As we all know, garlic needs a certain amount of cold weather to build its tasty flavor and since it’s a bulb it specifically needs a particular type of climate so that it can form its proper shape as well as give the taste we like.
However, for budding hobbyist who live in warmer climates and wish to grow garlic, especially when they are heirloom plants, can certainly do so provided that they take a little care. Staying in a warmer climate can definitely be a frustrating situation but this does not mean that one should keep away from growing heirloom plants like garlic.
Garden hobbyists who live in warmer climates zones like zone seven, eight and nine will have a very tough time to grow garlic in their garden.
However, one should choose heirloom garlic varieties that grow well in such kind of climates. Heirloom garlic seeds or plants are readily available with heirloom cultivators and they specifically grow well in warmer climates.
Some varieties of heirloom garlic plants are:
- Hardneck variety
- Creoles type
- Purple marbled Stripe pattern
- Asiatic type
Although, these plants may not be available at your local departmental store but nursery or online reputable gardeners can source you its seeds.
How To Grow Heirloom Garlic?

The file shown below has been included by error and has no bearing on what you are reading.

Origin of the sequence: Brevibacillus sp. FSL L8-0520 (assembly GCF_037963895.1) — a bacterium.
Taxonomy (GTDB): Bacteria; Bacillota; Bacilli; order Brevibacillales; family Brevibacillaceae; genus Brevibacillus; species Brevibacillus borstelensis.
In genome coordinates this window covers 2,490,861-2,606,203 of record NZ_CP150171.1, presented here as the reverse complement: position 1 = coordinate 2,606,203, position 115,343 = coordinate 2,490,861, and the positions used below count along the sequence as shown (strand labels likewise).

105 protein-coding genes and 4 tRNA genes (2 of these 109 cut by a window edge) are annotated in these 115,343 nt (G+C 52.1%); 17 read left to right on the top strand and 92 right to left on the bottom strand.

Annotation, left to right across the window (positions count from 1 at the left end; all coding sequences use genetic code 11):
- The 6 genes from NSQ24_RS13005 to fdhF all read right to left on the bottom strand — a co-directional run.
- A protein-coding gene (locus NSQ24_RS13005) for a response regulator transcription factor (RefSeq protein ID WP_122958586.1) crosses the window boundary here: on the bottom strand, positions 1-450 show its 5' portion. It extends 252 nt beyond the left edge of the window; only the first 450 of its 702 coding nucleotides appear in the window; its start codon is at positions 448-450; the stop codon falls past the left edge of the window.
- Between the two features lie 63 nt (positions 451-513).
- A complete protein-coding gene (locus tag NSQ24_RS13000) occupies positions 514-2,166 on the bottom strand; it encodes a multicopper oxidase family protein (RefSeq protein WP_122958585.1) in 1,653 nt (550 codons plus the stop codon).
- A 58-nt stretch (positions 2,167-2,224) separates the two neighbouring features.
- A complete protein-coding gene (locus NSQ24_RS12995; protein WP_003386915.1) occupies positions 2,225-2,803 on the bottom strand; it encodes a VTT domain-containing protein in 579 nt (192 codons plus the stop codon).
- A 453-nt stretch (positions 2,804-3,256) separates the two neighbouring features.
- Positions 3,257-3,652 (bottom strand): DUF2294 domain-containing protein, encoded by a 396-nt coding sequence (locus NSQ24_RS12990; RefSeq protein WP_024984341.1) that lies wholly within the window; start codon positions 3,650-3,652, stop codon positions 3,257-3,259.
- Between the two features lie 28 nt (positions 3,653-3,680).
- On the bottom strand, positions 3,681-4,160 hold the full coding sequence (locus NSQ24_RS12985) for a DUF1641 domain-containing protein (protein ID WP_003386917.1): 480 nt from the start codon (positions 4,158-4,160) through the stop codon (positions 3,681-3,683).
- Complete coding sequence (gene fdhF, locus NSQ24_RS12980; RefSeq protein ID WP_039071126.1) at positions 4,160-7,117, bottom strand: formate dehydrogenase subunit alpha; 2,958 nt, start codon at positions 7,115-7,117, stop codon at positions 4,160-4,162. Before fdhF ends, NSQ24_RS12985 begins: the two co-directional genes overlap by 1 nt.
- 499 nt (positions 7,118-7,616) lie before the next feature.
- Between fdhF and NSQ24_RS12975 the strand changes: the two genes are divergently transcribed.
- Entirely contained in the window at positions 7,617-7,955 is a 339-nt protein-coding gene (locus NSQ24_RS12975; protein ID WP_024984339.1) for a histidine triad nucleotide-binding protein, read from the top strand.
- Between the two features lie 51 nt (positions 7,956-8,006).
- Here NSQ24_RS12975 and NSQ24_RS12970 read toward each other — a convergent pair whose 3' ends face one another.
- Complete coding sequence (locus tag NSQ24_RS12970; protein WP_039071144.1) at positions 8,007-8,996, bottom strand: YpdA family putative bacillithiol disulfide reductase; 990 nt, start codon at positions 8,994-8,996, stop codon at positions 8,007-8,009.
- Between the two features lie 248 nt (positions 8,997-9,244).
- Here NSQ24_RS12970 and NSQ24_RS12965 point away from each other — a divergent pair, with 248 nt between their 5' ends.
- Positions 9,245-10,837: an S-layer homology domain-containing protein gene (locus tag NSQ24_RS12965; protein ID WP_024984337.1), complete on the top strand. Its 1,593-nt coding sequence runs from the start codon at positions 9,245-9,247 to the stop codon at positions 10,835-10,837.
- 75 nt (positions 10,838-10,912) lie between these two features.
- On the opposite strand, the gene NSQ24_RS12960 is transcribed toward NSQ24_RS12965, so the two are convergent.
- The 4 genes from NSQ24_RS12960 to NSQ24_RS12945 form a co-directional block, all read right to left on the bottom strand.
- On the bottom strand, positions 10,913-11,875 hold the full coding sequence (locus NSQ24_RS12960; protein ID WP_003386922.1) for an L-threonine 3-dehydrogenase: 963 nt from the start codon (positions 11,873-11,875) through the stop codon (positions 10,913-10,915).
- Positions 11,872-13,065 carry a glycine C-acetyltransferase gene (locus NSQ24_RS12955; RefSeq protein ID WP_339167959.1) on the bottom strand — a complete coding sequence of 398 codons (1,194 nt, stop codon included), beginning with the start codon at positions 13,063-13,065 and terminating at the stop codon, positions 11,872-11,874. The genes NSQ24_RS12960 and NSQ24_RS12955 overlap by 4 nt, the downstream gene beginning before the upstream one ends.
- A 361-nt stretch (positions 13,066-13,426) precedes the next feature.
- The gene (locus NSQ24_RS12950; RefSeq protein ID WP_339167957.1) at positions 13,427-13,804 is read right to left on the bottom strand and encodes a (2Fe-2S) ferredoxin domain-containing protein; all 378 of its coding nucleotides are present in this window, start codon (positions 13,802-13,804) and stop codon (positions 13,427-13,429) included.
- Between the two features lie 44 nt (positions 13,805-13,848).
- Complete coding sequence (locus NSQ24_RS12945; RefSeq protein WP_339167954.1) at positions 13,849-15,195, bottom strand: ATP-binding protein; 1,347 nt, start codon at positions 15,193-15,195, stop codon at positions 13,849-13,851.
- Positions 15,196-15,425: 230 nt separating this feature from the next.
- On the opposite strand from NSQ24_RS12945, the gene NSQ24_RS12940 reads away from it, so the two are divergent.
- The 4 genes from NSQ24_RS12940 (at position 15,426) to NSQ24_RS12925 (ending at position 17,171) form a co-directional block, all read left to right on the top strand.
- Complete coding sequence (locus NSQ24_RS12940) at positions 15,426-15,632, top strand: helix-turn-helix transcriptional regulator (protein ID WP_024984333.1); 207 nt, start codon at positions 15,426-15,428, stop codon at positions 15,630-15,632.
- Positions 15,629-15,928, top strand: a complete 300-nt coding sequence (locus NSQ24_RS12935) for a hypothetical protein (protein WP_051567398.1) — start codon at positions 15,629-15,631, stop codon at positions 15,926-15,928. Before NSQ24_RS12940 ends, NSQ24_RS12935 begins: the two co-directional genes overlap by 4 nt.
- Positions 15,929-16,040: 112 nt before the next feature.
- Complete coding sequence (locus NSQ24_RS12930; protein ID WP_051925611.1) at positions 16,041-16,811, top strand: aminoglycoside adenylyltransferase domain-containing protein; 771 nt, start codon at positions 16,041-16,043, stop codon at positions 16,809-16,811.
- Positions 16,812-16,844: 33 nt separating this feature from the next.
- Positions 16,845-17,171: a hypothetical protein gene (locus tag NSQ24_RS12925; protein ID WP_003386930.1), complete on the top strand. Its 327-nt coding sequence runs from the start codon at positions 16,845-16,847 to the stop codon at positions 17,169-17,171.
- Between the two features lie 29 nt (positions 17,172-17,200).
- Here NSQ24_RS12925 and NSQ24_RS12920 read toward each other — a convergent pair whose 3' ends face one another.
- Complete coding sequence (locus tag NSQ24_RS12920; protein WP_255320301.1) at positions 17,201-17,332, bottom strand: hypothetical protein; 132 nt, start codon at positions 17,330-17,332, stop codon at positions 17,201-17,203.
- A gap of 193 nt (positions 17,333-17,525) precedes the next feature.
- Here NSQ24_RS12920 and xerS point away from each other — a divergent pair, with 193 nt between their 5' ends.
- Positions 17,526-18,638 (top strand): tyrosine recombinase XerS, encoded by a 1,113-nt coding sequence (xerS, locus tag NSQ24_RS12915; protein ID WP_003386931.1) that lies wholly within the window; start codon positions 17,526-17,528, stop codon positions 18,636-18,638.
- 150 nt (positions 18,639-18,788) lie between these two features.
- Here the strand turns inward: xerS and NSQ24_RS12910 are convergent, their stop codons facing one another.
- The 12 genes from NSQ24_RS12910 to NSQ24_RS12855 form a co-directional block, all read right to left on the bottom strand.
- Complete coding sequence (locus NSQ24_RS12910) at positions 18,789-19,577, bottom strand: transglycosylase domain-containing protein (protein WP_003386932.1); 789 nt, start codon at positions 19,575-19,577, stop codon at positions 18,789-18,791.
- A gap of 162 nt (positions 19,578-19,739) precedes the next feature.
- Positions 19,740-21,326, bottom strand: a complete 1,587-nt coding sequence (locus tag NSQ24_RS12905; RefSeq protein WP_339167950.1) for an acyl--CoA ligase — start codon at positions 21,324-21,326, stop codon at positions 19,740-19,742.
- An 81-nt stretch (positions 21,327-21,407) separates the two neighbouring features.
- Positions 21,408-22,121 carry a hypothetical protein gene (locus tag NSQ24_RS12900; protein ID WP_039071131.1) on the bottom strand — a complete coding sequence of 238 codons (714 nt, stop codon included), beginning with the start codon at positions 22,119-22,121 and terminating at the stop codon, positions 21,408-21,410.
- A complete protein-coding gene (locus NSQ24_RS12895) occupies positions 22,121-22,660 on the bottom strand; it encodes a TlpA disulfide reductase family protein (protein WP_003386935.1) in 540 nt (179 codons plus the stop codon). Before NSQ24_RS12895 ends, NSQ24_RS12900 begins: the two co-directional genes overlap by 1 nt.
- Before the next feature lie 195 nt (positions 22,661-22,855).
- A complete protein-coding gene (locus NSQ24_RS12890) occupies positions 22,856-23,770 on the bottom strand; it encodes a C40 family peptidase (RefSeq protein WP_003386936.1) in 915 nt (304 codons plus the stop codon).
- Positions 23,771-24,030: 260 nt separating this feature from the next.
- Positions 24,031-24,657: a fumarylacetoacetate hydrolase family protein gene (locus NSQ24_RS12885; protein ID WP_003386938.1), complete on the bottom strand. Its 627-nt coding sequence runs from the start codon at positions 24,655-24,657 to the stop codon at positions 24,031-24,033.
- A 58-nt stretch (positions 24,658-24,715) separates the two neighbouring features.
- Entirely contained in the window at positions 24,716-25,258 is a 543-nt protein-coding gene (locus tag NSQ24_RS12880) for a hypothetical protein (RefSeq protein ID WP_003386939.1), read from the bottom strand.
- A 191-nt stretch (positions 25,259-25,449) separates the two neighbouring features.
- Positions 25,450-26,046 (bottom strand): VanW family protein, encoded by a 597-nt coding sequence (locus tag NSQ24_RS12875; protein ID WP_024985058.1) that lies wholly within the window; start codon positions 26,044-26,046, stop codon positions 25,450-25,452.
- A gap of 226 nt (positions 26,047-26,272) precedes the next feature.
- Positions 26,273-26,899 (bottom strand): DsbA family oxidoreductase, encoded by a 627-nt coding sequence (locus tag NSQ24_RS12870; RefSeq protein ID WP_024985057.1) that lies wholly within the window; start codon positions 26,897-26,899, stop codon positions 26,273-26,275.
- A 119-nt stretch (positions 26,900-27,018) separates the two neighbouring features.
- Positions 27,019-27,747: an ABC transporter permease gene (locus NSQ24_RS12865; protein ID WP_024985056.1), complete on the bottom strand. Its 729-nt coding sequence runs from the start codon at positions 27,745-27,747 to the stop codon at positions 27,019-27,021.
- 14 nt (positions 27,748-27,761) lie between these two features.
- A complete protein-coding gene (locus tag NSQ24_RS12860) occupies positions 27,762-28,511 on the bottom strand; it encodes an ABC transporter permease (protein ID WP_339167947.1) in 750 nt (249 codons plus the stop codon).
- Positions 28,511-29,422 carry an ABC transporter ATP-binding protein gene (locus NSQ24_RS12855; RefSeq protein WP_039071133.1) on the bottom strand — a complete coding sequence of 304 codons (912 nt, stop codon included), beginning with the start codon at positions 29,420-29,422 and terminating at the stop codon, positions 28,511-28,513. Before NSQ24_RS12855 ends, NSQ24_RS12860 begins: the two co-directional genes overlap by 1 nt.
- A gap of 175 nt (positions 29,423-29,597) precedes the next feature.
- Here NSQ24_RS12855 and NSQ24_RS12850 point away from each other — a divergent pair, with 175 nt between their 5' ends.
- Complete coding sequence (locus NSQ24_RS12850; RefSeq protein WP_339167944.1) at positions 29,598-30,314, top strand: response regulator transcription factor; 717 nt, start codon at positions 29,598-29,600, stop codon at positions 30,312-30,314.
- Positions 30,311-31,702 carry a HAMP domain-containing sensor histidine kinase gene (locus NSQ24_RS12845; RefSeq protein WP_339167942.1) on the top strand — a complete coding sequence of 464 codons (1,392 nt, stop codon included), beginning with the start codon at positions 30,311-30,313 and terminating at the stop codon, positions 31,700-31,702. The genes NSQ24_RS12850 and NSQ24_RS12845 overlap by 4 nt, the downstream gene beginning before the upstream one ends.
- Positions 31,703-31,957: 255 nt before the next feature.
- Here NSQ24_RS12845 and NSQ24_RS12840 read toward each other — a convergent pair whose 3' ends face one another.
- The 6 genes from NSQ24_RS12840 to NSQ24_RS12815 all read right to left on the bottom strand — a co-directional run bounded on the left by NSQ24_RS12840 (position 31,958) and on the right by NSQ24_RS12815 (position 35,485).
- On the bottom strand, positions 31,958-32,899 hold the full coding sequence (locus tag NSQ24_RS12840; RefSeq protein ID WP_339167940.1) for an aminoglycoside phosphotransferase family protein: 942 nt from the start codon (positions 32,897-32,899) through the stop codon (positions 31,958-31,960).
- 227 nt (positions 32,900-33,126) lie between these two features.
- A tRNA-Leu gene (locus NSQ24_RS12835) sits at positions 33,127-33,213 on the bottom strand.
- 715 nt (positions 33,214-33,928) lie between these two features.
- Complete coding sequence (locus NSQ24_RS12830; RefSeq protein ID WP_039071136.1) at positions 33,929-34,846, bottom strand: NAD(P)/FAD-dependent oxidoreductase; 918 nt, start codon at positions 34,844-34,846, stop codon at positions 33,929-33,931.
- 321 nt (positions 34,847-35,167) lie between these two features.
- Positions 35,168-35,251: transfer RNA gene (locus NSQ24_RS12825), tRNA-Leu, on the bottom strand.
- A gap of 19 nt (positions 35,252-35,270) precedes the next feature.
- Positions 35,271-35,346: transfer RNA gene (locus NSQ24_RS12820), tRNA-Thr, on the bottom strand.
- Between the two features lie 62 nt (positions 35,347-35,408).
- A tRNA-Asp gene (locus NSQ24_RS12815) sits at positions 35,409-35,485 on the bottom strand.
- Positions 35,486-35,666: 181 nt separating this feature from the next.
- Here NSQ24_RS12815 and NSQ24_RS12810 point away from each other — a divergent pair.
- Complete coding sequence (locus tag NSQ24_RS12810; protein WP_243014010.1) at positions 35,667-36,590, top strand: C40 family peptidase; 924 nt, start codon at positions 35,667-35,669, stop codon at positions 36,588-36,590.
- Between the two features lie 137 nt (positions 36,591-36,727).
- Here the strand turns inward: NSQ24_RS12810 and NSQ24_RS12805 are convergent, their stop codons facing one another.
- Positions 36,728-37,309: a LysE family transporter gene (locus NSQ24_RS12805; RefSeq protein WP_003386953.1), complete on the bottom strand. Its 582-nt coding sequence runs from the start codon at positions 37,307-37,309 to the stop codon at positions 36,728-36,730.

The time to plant and grow your garlic in warmer climates can be different when compared to cooler climates. This way you can plant the garlic later in the season or can harvest it sooner. It is recommended that you choose to plant your garlic during early December or late October.
To plant the garlic take off one clove from the bulb and plant it into a well-prepared soil. While planting one must make sure that the pointed side faces upwards just like flower bulbs. It is best if you plant the clove approximately 10 inches down into the soil. While planting, keep the garlic about 8 inches apart. This will give them more space to grow and will give you higher yields.
When does your garlic grow?
For those who are staying in warmer climates, can expect their garlic to grow during the winter season. You might see the clove sprouting out small garlic greens. However, in colder climates the greens do not come up until the springtime. If you have a temperature drop do not worry about it as the plant is highly capable of handling the fluctuation.
How is the harvesting done?
The harvesting can be done during the early summer or late spring, when your garlic will start to flower. When it begins to flower you can let it flower and once the flowers dry and the leaves have turned brown in color right till the stem, it’s time to dig your garlic up. You should not prolong your harvest later than July.
Once the harvesting of your garlic has been done you can store it and save some for replanting them again in the next few months. It is not necessary that garlic need cooler climates to grow, but a little knowledge and enthusiasm will help you to grow garlic even in the warmer climates.